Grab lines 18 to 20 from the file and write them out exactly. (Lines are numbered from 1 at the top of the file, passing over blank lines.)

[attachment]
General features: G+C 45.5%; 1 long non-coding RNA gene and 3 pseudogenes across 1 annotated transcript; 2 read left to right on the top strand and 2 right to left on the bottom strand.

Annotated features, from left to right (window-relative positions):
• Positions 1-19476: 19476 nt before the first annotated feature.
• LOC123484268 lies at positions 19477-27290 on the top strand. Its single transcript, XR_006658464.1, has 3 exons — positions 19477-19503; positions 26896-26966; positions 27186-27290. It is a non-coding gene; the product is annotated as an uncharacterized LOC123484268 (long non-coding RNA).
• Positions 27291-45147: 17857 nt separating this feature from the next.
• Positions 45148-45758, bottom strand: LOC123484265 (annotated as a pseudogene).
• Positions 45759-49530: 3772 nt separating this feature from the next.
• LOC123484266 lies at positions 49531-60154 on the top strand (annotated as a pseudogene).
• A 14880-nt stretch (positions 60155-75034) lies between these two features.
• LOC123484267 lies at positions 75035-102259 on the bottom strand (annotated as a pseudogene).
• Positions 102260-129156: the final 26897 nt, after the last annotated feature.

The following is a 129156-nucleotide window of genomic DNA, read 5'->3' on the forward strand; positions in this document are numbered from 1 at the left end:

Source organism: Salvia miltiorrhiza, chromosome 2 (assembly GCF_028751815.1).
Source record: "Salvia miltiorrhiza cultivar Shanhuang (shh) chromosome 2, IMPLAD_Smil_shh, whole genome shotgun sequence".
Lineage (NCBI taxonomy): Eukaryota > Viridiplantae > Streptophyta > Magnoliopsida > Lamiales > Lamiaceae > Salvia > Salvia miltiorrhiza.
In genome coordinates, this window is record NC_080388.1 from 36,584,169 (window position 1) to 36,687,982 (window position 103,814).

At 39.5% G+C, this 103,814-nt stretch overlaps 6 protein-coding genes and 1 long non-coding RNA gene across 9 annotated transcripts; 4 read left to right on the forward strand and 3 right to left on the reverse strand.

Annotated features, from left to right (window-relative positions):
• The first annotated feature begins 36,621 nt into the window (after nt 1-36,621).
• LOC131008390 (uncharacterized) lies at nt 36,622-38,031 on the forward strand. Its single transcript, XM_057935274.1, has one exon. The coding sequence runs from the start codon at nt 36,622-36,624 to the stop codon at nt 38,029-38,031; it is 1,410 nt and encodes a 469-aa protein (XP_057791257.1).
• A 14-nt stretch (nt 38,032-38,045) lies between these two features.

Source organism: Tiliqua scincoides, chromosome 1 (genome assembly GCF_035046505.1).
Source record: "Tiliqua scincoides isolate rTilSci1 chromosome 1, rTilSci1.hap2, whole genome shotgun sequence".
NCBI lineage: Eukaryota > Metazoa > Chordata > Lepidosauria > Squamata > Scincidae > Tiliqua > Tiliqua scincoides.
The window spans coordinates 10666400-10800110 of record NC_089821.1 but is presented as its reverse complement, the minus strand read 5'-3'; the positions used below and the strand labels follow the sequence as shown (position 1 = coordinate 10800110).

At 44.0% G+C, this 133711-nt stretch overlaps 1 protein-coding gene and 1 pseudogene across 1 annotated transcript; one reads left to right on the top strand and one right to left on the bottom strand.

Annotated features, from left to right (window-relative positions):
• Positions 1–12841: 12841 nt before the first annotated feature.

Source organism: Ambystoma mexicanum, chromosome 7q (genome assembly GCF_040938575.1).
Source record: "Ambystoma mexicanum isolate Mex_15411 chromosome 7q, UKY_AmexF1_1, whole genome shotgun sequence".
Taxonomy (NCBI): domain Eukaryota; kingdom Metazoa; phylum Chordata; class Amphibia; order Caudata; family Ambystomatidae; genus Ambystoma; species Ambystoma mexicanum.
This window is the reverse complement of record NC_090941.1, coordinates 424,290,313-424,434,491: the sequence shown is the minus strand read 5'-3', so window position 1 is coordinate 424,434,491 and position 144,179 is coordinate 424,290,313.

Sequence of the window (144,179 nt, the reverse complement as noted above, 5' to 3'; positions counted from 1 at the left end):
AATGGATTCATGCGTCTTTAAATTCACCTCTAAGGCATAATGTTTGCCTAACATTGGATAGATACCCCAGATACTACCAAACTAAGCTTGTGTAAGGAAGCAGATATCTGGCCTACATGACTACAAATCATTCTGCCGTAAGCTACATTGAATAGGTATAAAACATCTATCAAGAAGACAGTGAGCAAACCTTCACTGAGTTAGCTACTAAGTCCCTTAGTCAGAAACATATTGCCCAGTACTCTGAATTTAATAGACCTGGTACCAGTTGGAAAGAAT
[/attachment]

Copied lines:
Annotated features, from left to right (window-relative positions):
• The first annotated feature begins 36,621 nt into the window (after nt 1-36,621).
• LOC131008390 (uncharacterized) lies at nt 36,622-38,031 on the forward strand. Its single transcript, XM_057935274.1, has one exon. The coding sequence runs from the start codon at nt 36,622-36,624 to the stop codon at nt 38,029-38,031; it is 1,410 nt and encodes a 469-aa protein (XP_057791257.1).